LaHair's wait for an opportunity was too long
After nine years, Cubs first baseman showing he could always hit
Bryan LaHair doesn't know whatever happened to Neil Fingleton, only that his 7-foot-6 former teammate was rumored to be home in England, acting, with a part in a James Bond movie. The two played together at Holy Name High School in Worcester, Mass., for J.P. Ricciardi, then Billy Beane's assistant with the A's and a prep hoops coach in winter.
They beat St. Patrick's of Elizabeth, N.J., in a game that drew mild national attention. They almost won a state championship. And 12 years, two Minor League free agencies, four tours of winter ball in three different countries later, Bryan LaHair is the toast of Chicago.
"I have to admit that there were times when I thought about giving it all up," says the 29-year-old first baseman. "I'd sit there in Triple-A and see other players called up and wonder, 'Am I ever going to get an opportunity? Is this worth it?'
"But," LaHair says, "I always believed I could hit. I am also really lucky to always have the support of my wife [Nicole] and my family. It's not easy going back to the Minor Leagues every year. Or, while I enjoyed winter ball, asking them to go along with it."
And here in the second week of May, in came Neil Fingleton looking for Bryan LaHair, the first baseman of the Chicago Cubs who is hitting .373 with the third-best on-base percentage in the National League (.470), the second-highest slugging percentage (.771) and the second-best OPS (1.241). He has eight homers. Through Tuesday night, he'd reached base in 25 consecutive games.
"Every once in a while I pinch myself and ask, 'Is this really happening?'" says LaHair. "Then I get back to reality. This game can come back and get you in a hurry."
In other words, he's crawled uphill through the underbrush so long, he knows that the same people you meet on your way up you might meet on your way down.
"What's great about Bryan's story is that it's an inspiration to a lot of guys who can play and never got an opportunity," says Ricciardi, now one of the Mets' chief baseball directors.
Wade Boggs survived the Rule 5 Draft thrice, Don Mattingly twice. Nelson Cruz was bounced around like a squash ball. So was Jose Bautista. Carlos Pena must have thought he needed an EZ-Pass to get from team to team. Ironically, after LaHair hit .308 with 25 homers and a .942 OPS for Iowa in 2010 -- after signing with Chicago as a Minor League free agent -- the Cubs signed Pena, declining to reward LaHair with an opportunity.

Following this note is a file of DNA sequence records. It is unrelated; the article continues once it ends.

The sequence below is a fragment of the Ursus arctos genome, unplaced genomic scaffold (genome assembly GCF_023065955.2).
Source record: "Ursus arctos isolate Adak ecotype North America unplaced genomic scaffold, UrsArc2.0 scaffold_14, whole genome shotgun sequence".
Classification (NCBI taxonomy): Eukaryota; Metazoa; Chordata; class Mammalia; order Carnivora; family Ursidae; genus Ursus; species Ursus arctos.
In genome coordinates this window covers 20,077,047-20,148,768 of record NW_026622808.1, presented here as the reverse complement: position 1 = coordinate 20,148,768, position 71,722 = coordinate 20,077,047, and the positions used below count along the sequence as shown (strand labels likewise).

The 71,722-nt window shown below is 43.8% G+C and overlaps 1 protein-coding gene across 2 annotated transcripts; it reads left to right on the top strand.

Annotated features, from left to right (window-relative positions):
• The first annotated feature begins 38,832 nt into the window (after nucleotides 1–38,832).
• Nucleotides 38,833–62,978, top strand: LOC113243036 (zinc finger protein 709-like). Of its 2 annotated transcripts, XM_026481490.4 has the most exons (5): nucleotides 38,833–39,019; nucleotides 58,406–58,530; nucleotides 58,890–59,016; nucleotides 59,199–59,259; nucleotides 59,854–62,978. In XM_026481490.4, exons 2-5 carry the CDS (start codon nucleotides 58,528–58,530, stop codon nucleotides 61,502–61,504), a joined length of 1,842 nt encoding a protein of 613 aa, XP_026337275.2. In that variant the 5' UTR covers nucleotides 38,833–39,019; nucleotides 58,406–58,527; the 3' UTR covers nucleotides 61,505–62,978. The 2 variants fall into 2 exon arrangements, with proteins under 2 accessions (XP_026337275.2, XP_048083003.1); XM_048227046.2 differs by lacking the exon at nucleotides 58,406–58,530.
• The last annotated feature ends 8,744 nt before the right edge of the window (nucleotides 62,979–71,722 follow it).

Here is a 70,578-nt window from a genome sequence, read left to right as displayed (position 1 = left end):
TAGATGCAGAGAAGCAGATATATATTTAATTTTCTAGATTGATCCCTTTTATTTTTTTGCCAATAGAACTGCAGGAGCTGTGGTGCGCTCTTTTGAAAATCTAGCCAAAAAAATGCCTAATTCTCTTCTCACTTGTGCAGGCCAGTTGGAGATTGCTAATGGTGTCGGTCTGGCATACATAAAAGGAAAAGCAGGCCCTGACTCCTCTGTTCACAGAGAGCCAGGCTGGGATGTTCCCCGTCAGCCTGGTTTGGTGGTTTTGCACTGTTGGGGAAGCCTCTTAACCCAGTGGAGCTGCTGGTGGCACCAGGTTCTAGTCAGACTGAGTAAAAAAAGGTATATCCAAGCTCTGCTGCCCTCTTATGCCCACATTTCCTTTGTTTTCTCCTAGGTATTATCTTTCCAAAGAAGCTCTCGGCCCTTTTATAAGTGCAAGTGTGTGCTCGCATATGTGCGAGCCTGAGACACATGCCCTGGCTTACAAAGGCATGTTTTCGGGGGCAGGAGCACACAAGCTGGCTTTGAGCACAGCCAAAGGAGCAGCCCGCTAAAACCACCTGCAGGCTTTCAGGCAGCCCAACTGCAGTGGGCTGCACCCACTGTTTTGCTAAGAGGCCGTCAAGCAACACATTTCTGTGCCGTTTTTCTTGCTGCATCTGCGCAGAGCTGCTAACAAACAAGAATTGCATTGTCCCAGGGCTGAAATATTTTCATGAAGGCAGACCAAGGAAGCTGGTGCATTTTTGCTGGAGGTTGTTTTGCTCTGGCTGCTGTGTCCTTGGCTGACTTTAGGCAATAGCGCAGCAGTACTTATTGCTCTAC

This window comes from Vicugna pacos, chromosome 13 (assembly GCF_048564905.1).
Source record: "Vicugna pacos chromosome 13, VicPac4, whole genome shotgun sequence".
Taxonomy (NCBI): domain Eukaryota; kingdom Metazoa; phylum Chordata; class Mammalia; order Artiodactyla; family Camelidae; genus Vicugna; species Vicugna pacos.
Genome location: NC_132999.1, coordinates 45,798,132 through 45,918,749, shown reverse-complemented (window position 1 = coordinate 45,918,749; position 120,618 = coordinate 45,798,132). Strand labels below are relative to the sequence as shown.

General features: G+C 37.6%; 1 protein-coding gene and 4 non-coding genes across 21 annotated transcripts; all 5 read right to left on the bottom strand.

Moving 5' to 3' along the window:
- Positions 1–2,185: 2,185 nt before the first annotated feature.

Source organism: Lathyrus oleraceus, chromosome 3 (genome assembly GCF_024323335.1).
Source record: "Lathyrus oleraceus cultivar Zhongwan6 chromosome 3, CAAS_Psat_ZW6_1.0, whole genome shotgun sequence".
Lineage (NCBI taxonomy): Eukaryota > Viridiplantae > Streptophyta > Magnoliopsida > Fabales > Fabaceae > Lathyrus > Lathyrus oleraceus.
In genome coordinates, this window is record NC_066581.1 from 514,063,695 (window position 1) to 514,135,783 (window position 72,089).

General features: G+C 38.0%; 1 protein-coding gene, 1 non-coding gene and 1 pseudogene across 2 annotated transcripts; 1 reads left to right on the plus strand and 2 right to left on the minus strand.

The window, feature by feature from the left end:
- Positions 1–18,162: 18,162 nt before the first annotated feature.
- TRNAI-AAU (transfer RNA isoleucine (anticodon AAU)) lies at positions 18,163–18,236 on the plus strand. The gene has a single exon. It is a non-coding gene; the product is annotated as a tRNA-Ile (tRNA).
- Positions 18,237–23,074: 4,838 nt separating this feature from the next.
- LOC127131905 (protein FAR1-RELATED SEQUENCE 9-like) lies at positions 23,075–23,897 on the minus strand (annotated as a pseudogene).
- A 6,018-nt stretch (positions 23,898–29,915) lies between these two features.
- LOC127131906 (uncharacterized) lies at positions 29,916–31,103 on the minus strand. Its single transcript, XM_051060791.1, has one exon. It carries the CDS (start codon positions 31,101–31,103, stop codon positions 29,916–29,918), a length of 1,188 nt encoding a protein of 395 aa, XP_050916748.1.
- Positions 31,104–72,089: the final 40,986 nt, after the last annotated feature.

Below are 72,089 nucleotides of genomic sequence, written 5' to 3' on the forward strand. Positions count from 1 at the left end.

"The thing about Bryan is that he could always hit," says Ricciardi. "He could hit in high school. He got a scholarship to Clemson, didn't like it, went to St. Petersburg Junior College and hit again. He needed a chance."
The original chance was being selected in the 39th round of the 2002 Draft by the Seattle Mariners. How low that was? No one selected after LaHair in that Draft who signed with his drafting club made the big leagues with that club.
In 2005, at 22, LaHair hit .310 with 22 homers and an .876 OPS. He batted .309 with an .855 OPS the next season between Double-A and Triple-A. In 2008, the Mariners gave him a 45-game, 136-at-bat shot. He batted .250. End of Mariners story. Like David Ortiz, Shin-Soo Choo, Asdrubal Cabrera and others, he was given up on by a franchise that soon was so desperate for first-base help that it traded Cliff Lee to get Justin Smoak.
After a 2009 season in which LaHair hit 26 homers and batted .289 in Tacoma, the Mariners decided to let him walk. He signed with the Cubs, went to Iowa, batted .308 and hit 25 more home runs. That earned him another ticket for a winter in Venezuela while the Cubs signed Pena. During that winter, when he was a free agent again, the only team other than the Cubs that contacted him was the Los Angeles Angels.
"I wasn't about to give up," says LaHair. "I'd worked too hard too long. I still believed." In 2011, he merely batted .331 with 38 home runs, good for a 20-game September look.
After the season, Theo Epstein, Jed Hoyer, Jason McLeod and Dale Sveum took over the baseball operations. They traded with the Padres for Anthony Rizzo, one of the favorite players ever drafted by McLeod and Epstein or traded for by Hoyer. But the decision was made to give LaHair his opportunity and allow Rizzo to spend time furthering his development in Iowa.
And at the age of 29, in his 10th full pro season, Bryan LaHair is putting up numbers that could earn him an All-Star write-in campaign.
LaHair never made anyone's Top 100 prospect list. The year he signed, Hank Blalock, Sean Burroughs, Juan Cruz, Wilson Betemit and Drew Henson were in Baseball America's top nine, a year after Albert Pujols was No. 39, right after Twins pitcher Adam Johnson.
It happens, like Nelson Cruz and Bautista. Like Bryan LaHair and Neil Fingleton. The 7-foot-6 guy went to North Carolina and is somewhere acting in England, and Fingleton's wing man is in the top four in all of baseball in OPS.
LaHair is there with Josh Hamilton, Matt Kemp and David Ortiz. Oh, yes, Hamilton was a Rule 5 guy, taken from the Rays and ending up with the Reds in 2007, and the Mariners dumped Ortiz, who was later non-tendered by the Twins.
"It's a game with a lot of adversity," says LaHair. "I'm just glad I never gave up and am thankful for an opportunity."
Peter Gammons is a columnist for MLB.com and an analyst for MLB Network. This story was not subject to the approval of Major League Baseball or its clubs.